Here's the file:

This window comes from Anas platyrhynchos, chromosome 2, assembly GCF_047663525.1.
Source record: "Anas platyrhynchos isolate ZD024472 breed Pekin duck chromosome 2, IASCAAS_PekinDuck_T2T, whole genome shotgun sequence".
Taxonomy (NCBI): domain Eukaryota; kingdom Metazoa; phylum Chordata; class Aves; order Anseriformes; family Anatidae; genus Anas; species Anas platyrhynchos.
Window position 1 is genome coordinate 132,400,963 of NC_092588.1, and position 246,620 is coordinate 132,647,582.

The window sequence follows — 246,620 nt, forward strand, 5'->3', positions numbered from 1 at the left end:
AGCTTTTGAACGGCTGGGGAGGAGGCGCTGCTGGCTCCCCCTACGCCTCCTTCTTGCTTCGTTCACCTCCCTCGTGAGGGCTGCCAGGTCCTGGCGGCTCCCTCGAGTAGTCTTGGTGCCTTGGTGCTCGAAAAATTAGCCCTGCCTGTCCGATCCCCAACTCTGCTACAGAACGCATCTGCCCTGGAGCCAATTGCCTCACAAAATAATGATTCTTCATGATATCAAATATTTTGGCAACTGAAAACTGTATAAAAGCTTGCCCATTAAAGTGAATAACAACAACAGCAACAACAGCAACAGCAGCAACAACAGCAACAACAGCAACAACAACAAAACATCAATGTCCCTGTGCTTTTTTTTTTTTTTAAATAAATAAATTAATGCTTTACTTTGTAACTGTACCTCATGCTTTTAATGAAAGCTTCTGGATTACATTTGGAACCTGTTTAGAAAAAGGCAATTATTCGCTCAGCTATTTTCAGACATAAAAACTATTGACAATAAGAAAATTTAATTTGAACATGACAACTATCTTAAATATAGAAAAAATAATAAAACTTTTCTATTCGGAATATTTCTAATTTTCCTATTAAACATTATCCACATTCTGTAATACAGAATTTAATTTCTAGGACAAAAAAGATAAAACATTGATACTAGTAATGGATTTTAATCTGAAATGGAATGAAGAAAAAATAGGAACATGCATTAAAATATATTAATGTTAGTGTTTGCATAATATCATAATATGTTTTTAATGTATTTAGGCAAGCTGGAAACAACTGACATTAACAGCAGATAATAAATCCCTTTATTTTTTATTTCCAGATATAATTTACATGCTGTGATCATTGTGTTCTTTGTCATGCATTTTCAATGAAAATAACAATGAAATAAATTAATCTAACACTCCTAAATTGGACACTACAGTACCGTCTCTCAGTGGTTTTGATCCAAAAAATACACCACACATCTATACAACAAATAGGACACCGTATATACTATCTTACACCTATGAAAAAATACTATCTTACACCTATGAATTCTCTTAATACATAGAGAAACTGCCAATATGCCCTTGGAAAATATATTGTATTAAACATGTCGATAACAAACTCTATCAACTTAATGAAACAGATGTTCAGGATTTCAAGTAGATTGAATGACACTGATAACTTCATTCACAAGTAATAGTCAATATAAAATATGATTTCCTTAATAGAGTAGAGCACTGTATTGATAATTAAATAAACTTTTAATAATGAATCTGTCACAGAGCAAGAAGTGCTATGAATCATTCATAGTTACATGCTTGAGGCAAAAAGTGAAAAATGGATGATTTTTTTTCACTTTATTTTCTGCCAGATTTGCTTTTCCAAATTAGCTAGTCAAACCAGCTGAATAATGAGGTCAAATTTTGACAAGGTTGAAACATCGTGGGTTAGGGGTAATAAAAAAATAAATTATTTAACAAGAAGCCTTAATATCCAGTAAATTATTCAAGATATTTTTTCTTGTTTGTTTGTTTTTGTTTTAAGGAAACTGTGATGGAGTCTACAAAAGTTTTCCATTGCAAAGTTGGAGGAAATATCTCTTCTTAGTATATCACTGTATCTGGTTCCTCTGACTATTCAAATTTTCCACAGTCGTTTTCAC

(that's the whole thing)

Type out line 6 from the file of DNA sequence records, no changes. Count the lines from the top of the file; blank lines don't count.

AGCTTTTGAACGGCTGGGGAGGAGGCGCTGCTGGCTCCCCCTACGCCTCCTTCTTGCTTCGTTCACCTCCCTCGTGAGGGCTGCCAGGTCCTGGCGGCTCCCTCGAGTAGTCTTGGTGCCTTGGTGCTCGAAAAATTAGCCCTGCCTGTCCGATCCCCAACTCTGCTACAGAACGCATCTGCCCTGGAGCCAATTGCCTCACAAAATAATGATTCTTCATGATATCAAATATTTTGGCAACTGAAAACTGTATAAAAGCTTGCCCATTAAAGTGAATAACAACAACAGCAACAACAGCAACAGCAGCAACAACAGCAACAACAGCAACAACAACAAAACATCAATGTCCCTGTGCTTTTTTTTTTTTTTAAATAAATAAATTAATGCTTTACTTTGTAACTGTACCTCATGCTTTTAATGAAAGCTTCTGGATTACATTTGGAACCTGTTTAGAAAAAGGCAATTATTCGCTCAGCTATTTTCAGACATAAAAACTATTGACAATAAGAAAATTTAATTTGAACATGACAACTATCTTAAATATAGAAAAAATAATAAAACTTTTCTATTCGGAATATTTCTAATTTTCCTATTAAACATTATCCACATTCTGTAATACAGAATTTAATTTCTAGGACAAAAAAGATAAAACATTGATACTAGTAATGGATTTTAATCTGAAATGGAATGAAGAAAAAATAGGAACATGCATTAAAATATATTAATGTTAGTGTTTGCATAATATCATAATATGTTTTTAATGTATTTAGGCAAGCTGGAAACAACTGACATTAACAGCAGATAATAAATCCCTTTATTTTTTATTTCCAGATATAATTTACATGCTGTGATCATTGTGTTCTTTGTCATGCATTTTCAATGAAAATAACAATGAAATAAATTAATCTAACACTCCTAAATTGGACACTACAGTACCGTCTCTCAGTGGTTTTGATCCAAAAAATACACCACACATCTATACAACAAATAGGACACCGTATATACTATCTTACACCTATGAAAAAATACTATCTTACACCTATGAATTCTCTTAATACATAGAGAAACTGCCAATATGCCCTTGGAAAATATATTGTATTAAACATGTCGATAACAAACTCTATCAACTTAATGAAACAGATGTTCAGGATTTCAAGTAGATTGAATGACACTGATAACTTCATTCACAAGTAATAGTCAATATAAAATATGATTTCCTTAATAGAGTAGAGCACTGTATTGATAATTAAATAAACTTTTAATAATGAATCTGTCACAGAGCAAGAAGTGCTATGAATCATTCATAGTTACATGCTTGAGGCAAAAAGTGAAAAATGGATGATTTTTTTTCACTTTATTTTCTGCCAGATTTGCTTTTCCAAATTAGCTAGTCAAACCAGCTGAATAATGAGGTCAAATTTTGACAAGGTTGAAACATCGTGGGTTAGGGGTAATAAAAAAATAAATTATTTAACAAGAAGCCTTAATATCCAGTAAATTATTCAAGATATTTTTTCTTGTTTGTTTGTTTTTGTTTTAAGGAAACTGTGATGGAGTCTACAAAAGTTTTCCATTGCAAAGTTGGAGGAAATATCTCTTCTTAGTATATCACTGTATCTGGTTCCTCTGACTATTCAAATTTTCCACAGTCGTTTTCAC